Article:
To understand the roles and responsibilities of health care managers, you have to go behind the scenes to look at the corporate structure of the health care provider itself and understand how hospitals and other health care providers are organized, their corporate hierarchies, and the roles their managers play.
The mergers and acquisitions that created hospital systems and the diversification of them into other levels of care also led to centralized system and corporate structures. These organizations’ executives are usually at the vice president level and have responsibility for the entire system, overseeing and coordinating the operations of the system members, hospitals, nursing homes, and physician practices. Centralized services are typically finance, human resources, materials management, information services, and business development.
Many systems have also centralized other services and departments, ranging from support areas of environmental and maintenance services, to clinical areas such as respiratory therapy and rehabilitation services. In these organizations, a corporate director and sometimes assistant directors are hired to oversee the operations of the clinical service in all of the company’s settings. Corporate services are housed at one of the system’s facilities or in separate office spaced leased or owned by the system.
Regardless of the ownership, control, or type of services a hospital provides, most hospitals are organized in the same manner. The traditional model for hospitals is a triad consisting of a governing board, administration, and the medical staff. Although the roles of these entities have grown and changed in recent years, each still retains basic responsibilities.
The governing board or board of trustees of a hospital or health systems has fiduciary responsibility for the organization. They must ensure that the organization is compliant with all applicable laws and regulations, is run in a financially sound manner, provides quality care, and meets the health care needs of the community. Initially, hospital board members were primarily philanthropists who donated large sums of money for building projects and the establishment of new services and programs. As health care and hospitals grew larger and more complex, trustees with financial, legal, political, and technical expertise joined boards. Increasingly, more physicians have become board members to assist in planning and policy decisions involving complicated medical issues. The hospital or system chief executive officer is usually a member of the governing board, either as a full voting member or ex-officio.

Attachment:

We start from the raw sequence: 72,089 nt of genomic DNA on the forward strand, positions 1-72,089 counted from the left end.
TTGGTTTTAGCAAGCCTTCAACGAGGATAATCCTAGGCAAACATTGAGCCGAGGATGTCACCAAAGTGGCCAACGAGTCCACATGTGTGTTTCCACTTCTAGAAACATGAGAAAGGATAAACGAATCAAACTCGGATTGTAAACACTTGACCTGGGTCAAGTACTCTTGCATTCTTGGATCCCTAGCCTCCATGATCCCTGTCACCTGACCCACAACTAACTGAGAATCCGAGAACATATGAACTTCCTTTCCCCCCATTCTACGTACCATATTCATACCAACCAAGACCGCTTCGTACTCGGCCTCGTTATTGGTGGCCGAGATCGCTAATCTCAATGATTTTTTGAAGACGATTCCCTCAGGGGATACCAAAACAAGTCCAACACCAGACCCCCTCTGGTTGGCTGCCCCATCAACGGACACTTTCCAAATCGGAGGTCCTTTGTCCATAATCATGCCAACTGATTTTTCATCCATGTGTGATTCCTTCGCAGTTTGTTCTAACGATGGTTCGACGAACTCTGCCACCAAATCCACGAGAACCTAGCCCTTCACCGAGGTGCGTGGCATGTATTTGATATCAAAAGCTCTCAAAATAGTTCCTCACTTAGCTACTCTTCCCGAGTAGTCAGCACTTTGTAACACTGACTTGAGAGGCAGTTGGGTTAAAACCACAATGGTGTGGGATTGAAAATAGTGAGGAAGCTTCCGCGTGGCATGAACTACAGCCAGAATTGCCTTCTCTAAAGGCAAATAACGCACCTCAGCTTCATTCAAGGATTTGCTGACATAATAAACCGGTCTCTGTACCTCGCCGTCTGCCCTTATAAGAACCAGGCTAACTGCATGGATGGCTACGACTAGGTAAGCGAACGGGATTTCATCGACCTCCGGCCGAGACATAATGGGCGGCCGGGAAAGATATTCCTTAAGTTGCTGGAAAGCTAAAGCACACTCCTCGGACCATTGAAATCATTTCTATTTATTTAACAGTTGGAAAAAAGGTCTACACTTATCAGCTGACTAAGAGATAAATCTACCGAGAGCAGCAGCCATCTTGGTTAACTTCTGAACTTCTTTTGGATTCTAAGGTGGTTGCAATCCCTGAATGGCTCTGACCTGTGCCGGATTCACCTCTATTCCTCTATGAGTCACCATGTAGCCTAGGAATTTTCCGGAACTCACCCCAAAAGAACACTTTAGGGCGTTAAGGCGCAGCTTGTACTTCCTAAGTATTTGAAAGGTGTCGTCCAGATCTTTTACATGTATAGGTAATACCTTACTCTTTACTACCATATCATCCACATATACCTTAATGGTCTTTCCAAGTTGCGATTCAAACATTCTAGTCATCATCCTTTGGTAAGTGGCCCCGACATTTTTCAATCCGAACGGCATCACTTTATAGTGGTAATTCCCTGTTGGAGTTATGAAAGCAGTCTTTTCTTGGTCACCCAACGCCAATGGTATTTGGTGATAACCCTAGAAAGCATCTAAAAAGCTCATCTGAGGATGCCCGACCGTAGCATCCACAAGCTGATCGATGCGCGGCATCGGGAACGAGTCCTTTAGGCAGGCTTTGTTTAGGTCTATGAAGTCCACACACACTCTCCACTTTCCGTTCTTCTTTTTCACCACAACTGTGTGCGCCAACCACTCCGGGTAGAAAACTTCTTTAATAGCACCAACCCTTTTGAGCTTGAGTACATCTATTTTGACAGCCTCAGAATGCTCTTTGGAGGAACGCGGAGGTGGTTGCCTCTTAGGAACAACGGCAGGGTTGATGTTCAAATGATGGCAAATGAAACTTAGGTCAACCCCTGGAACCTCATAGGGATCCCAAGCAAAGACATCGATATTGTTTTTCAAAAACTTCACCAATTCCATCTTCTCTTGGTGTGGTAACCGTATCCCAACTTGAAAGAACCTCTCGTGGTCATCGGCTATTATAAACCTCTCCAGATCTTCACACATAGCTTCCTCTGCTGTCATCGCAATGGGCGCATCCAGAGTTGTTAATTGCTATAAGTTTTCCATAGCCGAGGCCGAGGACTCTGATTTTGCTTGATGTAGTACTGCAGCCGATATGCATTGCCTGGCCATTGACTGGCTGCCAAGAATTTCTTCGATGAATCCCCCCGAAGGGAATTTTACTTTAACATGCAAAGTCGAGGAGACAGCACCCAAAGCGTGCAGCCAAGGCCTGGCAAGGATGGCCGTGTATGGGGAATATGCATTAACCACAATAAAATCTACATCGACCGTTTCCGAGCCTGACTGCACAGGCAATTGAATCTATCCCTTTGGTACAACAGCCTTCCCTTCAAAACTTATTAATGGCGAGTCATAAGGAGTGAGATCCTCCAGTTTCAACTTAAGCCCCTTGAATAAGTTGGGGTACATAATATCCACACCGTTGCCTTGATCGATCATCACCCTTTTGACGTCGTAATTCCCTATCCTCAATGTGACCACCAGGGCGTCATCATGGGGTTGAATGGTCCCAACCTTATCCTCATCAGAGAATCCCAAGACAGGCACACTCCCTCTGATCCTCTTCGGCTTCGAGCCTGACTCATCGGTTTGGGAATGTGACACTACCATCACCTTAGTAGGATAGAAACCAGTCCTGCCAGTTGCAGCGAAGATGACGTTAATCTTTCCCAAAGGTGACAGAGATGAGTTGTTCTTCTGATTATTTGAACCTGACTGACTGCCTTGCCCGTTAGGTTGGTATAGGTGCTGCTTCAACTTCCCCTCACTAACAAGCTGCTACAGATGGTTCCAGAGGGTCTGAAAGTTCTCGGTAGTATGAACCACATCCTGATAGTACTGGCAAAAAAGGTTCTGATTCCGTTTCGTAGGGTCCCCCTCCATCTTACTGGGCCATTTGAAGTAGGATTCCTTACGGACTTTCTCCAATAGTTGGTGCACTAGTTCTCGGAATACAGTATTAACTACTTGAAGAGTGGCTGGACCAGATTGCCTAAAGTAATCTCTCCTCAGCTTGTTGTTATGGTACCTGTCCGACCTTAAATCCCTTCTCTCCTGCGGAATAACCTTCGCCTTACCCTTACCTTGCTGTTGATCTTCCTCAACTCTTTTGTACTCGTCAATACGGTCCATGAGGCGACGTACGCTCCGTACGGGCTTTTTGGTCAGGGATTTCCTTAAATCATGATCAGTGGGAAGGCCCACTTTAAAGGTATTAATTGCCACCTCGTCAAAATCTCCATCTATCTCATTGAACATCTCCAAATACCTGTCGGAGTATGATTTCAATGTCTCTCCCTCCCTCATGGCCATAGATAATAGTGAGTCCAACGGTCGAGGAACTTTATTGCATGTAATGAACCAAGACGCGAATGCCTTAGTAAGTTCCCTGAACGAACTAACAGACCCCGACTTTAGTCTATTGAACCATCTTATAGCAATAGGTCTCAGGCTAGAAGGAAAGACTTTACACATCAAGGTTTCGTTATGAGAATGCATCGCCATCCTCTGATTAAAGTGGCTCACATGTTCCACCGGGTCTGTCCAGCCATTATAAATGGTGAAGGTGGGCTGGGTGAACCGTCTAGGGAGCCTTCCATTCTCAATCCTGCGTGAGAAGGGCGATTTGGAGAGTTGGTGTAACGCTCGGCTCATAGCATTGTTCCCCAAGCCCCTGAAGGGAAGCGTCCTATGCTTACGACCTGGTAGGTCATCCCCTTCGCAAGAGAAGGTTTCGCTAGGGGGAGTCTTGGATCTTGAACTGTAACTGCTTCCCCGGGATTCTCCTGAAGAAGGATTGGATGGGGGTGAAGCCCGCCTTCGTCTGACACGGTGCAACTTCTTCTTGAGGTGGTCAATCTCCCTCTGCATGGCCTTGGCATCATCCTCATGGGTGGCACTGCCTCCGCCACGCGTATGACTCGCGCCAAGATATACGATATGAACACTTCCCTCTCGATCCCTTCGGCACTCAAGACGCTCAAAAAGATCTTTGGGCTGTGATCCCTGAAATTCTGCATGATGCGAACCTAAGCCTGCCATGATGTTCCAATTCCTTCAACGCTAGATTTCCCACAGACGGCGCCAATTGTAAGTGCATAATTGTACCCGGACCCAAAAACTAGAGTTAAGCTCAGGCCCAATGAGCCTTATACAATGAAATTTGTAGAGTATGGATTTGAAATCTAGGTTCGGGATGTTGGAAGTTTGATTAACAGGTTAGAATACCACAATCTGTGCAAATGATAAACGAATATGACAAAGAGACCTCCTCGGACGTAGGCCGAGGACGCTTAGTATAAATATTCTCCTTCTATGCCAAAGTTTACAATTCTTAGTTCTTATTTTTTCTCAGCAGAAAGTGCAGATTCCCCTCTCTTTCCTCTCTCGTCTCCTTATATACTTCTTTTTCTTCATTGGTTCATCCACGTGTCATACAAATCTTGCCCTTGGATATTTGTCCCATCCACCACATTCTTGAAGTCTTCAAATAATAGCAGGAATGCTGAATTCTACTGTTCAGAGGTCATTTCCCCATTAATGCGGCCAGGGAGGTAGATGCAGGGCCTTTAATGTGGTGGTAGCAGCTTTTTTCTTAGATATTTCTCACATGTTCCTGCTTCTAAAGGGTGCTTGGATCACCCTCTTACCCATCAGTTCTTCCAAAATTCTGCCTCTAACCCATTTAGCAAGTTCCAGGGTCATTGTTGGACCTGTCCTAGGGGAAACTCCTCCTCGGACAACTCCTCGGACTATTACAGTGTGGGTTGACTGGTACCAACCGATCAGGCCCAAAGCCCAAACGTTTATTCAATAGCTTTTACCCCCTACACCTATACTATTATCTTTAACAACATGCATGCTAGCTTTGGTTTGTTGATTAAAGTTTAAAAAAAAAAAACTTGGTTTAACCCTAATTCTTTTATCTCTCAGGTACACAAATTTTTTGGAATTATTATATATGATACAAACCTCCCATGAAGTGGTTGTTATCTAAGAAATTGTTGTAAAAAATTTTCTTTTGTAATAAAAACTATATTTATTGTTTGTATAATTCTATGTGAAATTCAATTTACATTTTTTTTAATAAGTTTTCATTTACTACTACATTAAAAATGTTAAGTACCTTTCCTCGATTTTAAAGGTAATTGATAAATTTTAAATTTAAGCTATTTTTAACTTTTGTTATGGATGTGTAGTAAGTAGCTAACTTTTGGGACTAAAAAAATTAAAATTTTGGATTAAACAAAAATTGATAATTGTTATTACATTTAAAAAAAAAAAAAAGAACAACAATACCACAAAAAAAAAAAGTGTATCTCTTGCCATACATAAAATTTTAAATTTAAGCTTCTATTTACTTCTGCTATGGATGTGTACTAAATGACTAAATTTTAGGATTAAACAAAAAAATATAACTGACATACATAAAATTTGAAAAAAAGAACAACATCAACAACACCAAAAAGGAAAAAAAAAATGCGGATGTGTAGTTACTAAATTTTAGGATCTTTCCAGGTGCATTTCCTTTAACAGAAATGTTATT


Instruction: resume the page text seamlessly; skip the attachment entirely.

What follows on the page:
One of the major duties of the governing board is to hire a chief executive officer, who in turn hires the members of the executive staff. The executive staff, the chief financial officer, the chief operating officer, and the various vice presidents (of nursing, human resources, operations, etc.) are responsible for hiring the directors and managers (often called department heads) of the support (housekeeping, maintenance, food service), and ancillary (laboratory, radiology, respiratory therapy) departments. There are also numerous nursing managers for areas such as the inpatient units, operating room, and emergency room. The department heads recruit supervisors to help carry out their functions.
The medical staff elects officers to oversee their functions, such as credentialing new physicians and quality reviews, and work with the governing board and administration of the hospital to meet community health needs and ensure a high quality of care. This is accomplished through a committee structure; physician committees to review and make recommendations regarding different aspects of care (for example, pharmacy, and therapeutics committee for medication use, transfusion committee to review blood usage), and administrative committees (long range planning committee, equipment committee) that include administrative staff and sometimes members of the board. The medical staff offices generally consist of a president, vice president, treasurer, and secretary. The medical executive committee consists of the officers, the clinical department (medicine, surgery, pediatrics) chairs, and several at-large members elected by the medical staff. This body is responsible for the review and approval of applications for membership to the medical staff, monitoring medical care, and developing medical staff policy and procedures.